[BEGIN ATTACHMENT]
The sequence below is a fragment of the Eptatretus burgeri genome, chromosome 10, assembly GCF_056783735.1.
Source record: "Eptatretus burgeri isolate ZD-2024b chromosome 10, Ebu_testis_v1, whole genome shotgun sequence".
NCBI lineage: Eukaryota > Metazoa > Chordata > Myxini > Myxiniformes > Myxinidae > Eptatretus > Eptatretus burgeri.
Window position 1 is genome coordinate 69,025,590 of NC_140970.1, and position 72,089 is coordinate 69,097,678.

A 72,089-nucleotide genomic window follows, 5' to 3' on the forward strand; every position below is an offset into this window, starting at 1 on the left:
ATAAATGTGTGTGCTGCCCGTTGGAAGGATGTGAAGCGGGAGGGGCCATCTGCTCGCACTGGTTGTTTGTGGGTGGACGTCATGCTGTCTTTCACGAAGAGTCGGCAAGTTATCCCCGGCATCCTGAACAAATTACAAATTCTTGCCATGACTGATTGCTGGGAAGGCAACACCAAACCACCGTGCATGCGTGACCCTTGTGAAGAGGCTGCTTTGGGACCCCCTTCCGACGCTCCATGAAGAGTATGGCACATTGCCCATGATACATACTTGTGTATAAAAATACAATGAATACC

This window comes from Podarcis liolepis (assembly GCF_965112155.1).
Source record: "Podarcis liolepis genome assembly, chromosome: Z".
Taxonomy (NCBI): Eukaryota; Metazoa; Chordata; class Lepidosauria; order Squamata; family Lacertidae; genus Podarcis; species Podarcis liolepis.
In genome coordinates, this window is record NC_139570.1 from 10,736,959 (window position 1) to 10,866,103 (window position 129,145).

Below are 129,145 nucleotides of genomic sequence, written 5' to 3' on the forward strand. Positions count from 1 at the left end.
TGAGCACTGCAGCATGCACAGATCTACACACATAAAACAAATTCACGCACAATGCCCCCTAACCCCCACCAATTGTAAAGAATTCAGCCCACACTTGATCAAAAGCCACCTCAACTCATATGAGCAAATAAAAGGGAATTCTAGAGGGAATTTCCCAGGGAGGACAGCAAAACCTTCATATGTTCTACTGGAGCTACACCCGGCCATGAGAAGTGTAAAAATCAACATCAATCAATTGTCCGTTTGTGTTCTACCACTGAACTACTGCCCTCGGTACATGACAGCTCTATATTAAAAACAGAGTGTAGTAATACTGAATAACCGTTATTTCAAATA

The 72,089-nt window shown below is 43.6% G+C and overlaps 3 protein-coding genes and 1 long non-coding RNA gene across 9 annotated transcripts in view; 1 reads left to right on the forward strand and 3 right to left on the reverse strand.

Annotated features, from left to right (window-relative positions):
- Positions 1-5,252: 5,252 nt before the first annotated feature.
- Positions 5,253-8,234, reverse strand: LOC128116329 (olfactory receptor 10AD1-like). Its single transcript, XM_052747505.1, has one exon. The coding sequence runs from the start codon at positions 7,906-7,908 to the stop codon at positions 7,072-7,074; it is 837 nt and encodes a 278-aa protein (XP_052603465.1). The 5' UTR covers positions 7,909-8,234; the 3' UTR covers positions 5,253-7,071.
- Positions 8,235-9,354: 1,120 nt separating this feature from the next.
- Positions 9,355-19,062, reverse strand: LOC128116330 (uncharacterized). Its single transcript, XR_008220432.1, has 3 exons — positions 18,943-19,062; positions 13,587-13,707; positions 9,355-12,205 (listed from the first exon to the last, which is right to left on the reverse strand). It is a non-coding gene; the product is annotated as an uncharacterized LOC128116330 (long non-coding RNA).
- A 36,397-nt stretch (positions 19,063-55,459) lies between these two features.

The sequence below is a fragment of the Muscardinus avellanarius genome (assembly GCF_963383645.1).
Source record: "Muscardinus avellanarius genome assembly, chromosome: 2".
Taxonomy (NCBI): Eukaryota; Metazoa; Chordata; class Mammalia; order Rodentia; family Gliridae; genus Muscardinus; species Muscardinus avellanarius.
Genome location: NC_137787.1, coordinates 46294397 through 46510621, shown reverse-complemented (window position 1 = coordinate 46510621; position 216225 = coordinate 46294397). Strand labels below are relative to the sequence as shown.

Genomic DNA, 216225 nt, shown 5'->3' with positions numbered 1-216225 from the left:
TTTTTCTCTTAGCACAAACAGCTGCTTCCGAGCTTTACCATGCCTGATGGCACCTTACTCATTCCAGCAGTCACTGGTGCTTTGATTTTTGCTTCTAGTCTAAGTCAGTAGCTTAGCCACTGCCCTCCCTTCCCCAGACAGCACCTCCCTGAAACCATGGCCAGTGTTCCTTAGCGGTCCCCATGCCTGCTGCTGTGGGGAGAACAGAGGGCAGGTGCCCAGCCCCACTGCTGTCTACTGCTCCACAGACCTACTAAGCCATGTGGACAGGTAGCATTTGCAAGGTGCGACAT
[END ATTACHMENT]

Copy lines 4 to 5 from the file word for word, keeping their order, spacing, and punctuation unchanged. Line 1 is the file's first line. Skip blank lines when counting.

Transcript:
Window position 1 is genome coordinate 69,025,590 of NC_140970.1, and position 72,089 is coordinate 69,097,678.

A 72,089-nucleotide genomic window follows, 5' to 3' on the forward strand; every position below is an offset into this window, starting at 1 on the left: